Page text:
Before Zoeller, it was Attorney General Greg Abbott in Texas in 2011, warning that the streets of Dallas would be flooded with prostitutes, as well as trafficked women and children (many of these AGs often make little or no distinction between sex workers and victims of trafficking). Before Abbott, it was Florida's and Arizona's AGs with the same message. But as Kotz discovered, none of these towns actually saw any significant upswing in prostitution arrests, and absolutely no evidence that large rings of sex traffickers came to town to capitalize on sports fans' unquenchable lust.

If you think you've read about this in the pages of the Village Voice before, you're right; Kotz's story ran here, as did a multi-part series on truth and myth-making around sex trafficking. At the time, the Voice was owned by Village Voice Media, which also owned backpage.com. As you probably recall, Backpage opponents accused the website and Village Voice Media as a whole of helping to facilitate sex trafficking by allowing adult ads. In September 2012, the chain of newspapers and Backpage went their separate ways; the Voice's new parent company, Voice Media Group, is not affiliated with Backpage. (You can read good, impartial analyses of the Backpage controversy at TechCrunch, Salon, and Forbes).

So, the company I work for has changed. What didn't: the number of sex trafficking rings busted during the Super Bowl, which remains stubbornly low to nonexistent.

"We didn't see a huge influx in prostitutes coming into Tampa," Tampa police spokeswoman Andrea Davis said after the 2009 game. "The arrests were not a lot higher. They were almost the same."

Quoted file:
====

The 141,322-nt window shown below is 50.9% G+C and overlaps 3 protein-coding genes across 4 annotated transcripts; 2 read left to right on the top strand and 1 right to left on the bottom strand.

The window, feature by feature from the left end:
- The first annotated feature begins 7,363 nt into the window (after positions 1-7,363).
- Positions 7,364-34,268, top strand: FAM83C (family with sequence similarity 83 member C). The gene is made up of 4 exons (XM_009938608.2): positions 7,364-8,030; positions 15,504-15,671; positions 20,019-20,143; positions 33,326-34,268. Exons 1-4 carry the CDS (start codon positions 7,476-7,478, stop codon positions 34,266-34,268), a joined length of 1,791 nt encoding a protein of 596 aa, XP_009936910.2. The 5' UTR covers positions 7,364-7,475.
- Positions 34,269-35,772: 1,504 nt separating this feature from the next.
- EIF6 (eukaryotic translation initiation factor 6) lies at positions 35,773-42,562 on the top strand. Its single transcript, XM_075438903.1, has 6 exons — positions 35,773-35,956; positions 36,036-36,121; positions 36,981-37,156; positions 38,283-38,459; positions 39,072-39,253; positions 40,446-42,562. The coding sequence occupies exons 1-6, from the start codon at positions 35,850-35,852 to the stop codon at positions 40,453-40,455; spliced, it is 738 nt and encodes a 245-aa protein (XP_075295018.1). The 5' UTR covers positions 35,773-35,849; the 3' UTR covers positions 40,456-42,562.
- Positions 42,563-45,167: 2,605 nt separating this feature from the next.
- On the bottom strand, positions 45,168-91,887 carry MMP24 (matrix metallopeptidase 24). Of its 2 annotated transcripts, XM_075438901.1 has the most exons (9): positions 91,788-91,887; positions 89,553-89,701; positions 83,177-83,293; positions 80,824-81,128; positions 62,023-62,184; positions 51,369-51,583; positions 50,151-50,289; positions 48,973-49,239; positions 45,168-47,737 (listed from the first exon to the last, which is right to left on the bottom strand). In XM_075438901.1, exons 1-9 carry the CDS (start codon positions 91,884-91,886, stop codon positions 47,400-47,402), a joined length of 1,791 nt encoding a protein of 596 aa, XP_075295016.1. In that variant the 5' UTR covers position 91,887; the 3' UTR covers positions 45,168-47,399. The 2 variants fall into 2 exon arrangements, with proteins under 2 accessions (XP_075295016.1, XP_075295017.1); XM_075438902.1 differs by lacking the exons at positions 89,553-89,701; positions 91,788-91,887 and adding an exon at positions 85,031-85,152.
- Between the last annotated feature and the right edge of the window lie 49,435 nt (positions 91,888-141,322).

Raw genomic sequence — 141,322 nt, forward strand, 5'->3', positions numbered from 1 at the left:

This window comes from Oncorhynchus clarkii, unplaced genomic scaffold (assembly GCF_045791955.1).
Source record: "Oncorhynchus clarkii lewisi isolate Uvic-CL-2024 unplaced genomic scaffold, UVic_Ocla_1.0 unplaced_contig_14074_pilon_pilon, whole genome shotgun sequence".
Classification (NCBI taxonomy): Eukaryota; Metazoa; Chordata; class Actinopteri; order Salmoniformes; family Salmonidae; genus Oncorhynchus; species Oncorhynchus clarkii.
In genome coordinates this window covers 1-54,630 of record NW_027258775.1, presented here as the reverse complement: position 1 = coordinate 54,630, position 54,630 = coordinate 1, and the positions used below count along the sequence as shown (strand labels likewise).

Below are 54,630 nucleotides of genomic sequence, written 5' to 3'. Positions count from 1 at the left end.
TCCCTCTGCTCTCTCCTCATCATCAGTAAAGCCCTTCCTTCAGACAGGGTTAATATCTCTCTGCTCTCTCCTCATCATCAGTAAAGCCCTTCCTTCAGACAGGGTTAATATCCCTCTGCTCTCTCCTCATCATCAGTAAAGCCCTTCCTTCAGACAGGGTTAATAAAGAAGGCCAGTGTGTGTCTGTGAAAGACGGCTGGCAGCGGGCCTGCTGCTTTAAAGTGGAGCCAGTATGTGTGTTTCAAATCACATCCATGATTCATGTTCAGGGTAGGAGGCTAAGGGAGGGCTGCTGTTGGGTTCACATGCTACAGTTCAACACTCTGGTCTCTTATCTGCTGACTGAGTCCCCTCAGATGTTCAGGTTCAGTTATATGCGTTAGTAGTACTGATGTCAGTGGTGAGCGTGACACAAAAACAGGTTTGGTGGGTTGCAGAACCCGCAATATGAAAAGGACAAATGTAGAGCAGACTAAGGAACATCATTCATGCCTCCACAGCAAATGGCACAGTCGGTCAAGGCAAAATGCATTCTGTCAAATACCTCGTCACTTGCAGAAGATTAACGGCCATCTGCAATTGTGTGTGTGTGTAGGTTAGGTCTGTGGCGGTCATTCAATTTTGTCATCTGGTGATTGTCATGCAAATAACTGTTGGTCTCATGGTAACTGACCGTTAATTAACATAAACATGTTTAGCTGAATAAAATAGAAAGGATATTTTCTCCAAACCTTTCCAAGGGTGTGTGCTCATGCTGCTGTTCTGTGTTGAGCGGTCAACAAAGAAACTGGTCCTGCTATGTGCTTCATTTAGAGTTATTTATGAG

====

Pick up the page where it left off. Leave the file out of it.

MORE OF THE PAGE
That's true of each and every single Super Bowl. In New Orleans, federal and state authorities proudly announced they arrested 85 people in the week leading up to the game under an anti-trafficking project known as Operation Innocence Lost. But in fact, only two of those men, Christopher Frazier and Datryl Blake, were arrested on suspicion of trafficking and pandering, along with five women they'd brought with them. At least two of the women were homeless; they reportedly told police they met Frazier at a gas station in Oklahoma and exchanged numbers with him, then later agreed to go to New Orleans with him. They told police the men promised that they'd only have to go on non-sexual dates with lonely old men.

It's a much muddier picture than the image of mass trafficking conjured up by the most alarmist media reports. In 2011, National Football League spokesman Brian McCarthy called sex trafficking at the Super Bowl an "urban legend." Recently, he told the Voice: "These same issues were expressed before previous Super Bowls. We were pleased to learn that the grave concerns about human trafficking and prostitution were not realized. Federal, state, and local law enforcement deserve the credit for keeping host cities safe."